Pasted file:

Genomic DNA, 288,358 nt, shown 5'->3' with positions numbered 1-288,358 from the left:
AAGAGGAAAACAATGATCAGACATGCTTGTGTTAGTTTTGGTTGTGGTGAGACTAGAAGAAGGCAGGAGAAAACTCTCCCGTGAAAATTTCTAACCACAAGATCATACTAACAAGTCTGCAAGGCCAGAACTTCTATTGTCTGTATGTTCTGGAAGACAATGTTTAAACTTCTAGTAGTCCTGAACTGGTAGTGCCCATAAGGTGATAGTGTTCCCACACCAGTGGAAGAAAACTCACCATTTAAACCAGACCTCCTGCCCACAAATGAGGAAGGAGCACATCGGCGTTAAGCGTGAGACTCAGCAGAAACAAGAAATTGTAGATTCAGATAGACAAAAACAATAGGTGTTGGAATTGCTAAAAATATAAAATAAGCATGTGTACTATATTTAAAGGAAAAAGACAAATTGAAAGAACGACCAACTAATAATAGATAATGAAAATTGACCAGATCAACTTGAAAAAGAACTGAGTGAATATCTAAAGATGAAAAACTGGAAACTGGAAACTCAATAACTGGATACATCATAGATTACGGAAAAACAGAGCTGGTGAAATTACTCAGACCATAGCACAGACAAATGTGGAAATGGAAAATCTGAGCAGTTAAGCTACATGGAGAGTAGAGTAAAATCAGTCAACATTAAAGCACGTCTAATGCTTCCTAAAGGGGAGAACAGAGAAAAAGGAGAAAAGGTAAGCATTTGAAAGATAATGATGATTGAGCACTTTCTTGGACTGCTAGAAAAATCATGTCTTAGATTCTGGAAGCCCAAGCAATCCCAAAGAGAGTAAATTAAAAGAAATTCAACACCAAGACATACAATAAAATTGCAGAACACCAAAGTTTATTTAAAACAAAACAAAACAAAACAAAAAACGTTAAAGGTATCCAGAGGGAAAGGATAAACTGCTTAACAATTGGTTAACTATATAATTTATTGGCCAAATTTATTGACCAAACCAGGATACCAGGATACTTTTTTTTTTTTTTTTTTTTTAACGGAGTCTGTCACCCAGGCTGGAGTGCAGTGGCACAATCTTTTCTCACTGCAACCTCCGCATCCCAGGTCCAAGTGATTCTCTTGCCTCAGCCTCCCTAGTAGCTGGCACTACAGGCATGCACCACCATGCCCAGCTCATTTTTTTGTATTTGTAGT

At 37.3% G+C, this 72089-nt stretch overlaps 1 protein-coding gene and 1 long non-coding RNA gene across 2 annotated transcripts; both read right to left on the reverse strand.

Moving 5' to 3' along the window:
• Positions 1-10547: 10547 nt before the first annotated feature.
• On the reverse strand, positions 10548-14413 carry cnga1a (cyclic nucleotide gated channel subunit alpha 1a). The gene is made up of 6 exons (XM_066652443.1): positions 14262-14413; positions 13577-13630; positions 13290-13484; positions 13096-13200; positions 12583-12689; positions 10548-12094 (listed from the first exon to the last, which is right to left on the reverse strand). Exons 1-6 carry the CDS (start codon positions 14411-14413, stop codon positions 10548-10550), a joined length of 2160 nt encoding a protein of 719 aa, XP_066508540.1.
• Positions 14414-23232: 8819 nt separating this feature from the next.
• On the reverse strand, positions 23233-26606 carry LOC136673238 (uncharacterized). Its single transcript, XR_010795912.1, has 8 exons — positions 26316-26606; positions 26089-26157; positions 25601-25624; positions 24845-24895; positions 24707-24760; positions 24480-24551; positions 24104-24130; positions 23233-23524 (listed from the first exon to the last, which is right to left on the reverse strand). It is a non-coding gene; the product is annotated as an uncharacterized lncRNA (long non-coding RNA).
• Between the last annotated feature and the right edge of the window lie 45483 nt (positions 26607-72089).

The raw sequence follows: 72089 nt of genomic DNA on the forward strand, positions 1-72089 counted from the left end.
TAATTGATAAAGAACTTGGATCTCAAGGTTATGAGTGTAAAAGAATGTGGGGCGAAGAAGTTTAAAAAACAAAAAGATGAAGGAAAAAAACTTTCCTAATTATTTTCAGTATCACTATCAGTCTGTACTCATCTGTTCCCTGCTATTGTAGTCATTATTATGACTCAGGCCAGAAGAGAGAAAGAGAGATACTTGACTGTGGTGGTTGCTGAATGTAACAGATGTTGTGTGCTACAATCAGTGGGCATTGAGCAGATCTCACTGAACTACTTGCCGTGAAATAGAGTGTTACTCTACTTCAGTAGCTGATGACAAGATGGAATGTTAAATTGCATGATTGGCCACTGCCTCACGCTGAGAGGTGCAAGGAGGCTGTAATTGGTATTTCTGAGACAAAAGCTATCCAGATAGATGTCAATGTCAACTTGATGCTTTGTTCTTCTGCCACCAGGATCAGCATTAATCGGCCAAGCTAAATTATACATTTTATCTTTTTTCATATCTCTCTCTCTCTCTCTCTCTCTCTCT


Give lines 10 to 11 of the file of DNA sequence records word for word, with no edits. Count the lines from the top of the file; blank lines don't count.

The raw sequence follows: 72089 nt of genomic DNA on the forward strand, positions 1-72089 counted from the left end.
TAATTGATAAAGAACTTGGATCTCAAGGTTATGAGTGTAAAAGAATGTGGGGCGAAGAAGTTTAAAAAACAAAAAGATGAAGGAAAAAAACTTTCCTAATTATTTTCAGTATCACTATCAGTCTGTACTCATCTGTTCCCTGCTATTGTAGTCATTATTATGACTCAGGCCAGAAGAGAGAAAGAGAGATACTTGACTGTGGTGGTTGCTGAATGTAACAGATGTTGTGTGCTACAATCAGTGGGCATTGAGCAGATCTCACTGAACTACTTGCCGTGAAATAGAGTGTTACTCTACTTCAGTAGCTGATGACAAGATGGAATGTTAAATTGCATGATTGGCCACTGCCTCACGCTGAGAGGTGCAAGGAGGCTGTAATTGGTATTTCTGAGACAAAAGCTATCCAGATAGATGTCAATGTCAACTTGATGCTTTGTTCTTCTGCCACCAGGATCAGCATTAATCGGCCAAGCTAAATTATACATTTTATCTTTTTTCATATCTCTCTCTCTCTCTCTCTCTCTCTCT